For These 3 Personal Trainer-Approved Exercises, the Only Prop Is Your Couch

April 13, 2020

You don’t need to own lots of fancy equipment to have a successful home workout. (In fact, we already taught you six exercises you can do with just a hand towel.)

Now it’s time to turn your couch into a home gym. As a personal trainer, these are three of my favorite dancer-friendly exercises. Grab the edge of a couch, bed or large armchair—just make sure whatever piece of furniture you use is placed firmly against a wall or heavy enough that it won’t move.

1. Hip thrusts

Start in a bridge position with just your shoulders on the couch. Hands can either be behind your head to support your neck or out to the sides for balance. Feet on the floor, hips lifted, and knees bent to about 90 degrees in the starting position.

Hinge at the hips to lower the pelvis toward the floor, and then squeeze the glutes to lift back up to the starting position. That’s one rep.

Do 1-3 sets of 10-15 reps.

Bonus challenge: Single leg hip thrusts.

Start in the same position but lift one foot off the floor, lifting and lowering with just one leg.

Do 1-3 sets of 6-10 reps on each side.

Tips and tricks:
When you lift, be sure you’re extending through the hips and not the lower back. Keep the knees pointing straight forward over the toes. In the single leg version, prioritize keeping the pelvis level—no twisting or shifting.

Why it works for dancers:
This is one of the most targeted glute exercises out there, great for dancers because we need strong glutes for single leg stability and power and control in everything from pliés to jumps. Most of us have one side that’s stronger than the other, so the single leg version is particularly helpful for addressing side-to-side differences.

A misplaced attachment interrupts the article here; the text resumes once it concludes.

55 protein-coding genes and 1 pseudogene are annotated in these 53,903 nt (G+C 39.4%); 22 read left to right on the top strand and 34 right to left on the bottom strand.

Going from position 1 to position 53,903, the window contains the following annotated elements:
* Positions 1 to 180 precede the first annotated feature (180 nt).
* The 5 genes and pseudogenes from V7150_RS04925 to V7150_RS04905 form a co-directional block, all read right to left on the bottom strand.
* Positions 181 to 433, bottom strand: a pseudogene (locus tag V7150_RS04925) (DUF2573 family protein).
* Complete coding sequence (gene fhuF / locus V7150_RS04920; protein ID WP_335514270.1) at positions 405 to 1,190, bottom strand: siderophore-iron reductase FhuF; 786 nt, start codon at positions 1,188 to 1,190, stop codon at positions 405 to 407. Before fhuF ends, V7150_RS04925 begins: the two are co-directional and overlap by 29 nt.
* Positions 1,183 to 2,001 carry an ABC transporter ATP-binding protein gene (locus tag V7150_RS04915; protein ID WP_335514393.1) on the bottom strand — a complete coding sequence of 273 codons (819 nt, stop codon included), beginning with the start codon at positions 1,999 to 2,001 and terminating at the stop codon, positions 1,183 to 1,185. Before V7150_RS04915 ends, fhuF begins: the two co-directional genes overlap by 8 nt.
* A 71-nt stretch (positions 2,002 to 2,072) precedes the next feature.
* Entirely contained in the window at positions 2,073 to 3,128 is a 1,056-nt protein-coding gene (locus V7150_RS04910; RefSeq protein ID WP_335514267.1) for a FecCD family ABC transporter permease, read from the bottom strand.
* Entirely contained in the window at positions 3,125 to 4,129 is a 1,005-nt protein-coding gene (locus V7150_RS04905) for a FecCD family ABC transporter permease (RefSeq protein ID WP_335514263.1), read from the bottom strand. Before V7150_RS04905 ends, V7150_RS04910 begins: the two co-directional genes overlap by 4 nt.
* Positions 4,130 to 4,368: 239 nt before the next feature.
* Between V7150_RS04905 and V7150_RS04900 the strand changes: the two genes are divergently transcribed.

2. Plank to pike

Start in a high plank position (on your hands, not forearms) with feet on the couch.

Walk your hands back toward the couch, sending the hips up toward the ceiling until you reach a pike position. Walk back to where you started. That’s one rep.

Do 1-3 sets of 3-6 reps.

Bonus challenge: Add a pike pushup.

Start in the same position. Walk the hands back, and when you reach the pike position, add one push-up, carefully lowering your head toward the floor. Walk back out to plank. That’s one rep.

Do 1-3 sets of 1-6 reps.

Tips and tricks:
You want to be very active with the shoulders, always thinking of pushing the floor away from you, never sinking down toward the floor. As you pike, try to bend from the hips, keeping the spine as long as possible. In the push-up, only lower as far as you can with control. You’re moving in more of a vertical plane than in a typical push-up.

Why it works for dancers:
Dynamic planks—in other words, planks that involve stabilizing the core as other parts of the body move—are always going to be more effective for dancers than static planks, because they better match the demands of dance. Whether you add the push-up or not, this exercise is great for building shoulder strength and stability for inversions or partnering.

3. Split squats

Start standing on one foot, with the other foot on the couch behind you. You can either place the top of the foot on the couch or tuck the toes under depending on your comfort.

Bend the front knee, lowering your pelvis down toward the floor, then drive down through the front foot to stand up. That’s one rep.

Do 1-3 sets of 6-12 reps.

​Bonus challenge: Jumping split squats.

Start in the same position. Lower down more quickly, but still with control. As you lift up, spring up into a jump, with the front foot leaving the floor. Repeat without pausing between jumps.

Do 1-3 sets of 1-6 reps each side.

Tips and tricks
: Make sure to keep your hips square and front knee moving straight forward over the toes. Keep your torso as stable as possible. A slight lean forward as you lower down is fine, but avoid excessive movement forward or sideways. In both variations, the work should happen in the front leg. Try to use the back leg as little as possible. When you jump, just like in class, landings should be as quiet and controlled as possible.

Why it works for dancers:
Both variations are great for working on your jumps, with the basic version more focused on strength and the jumping version more focused on explosive power.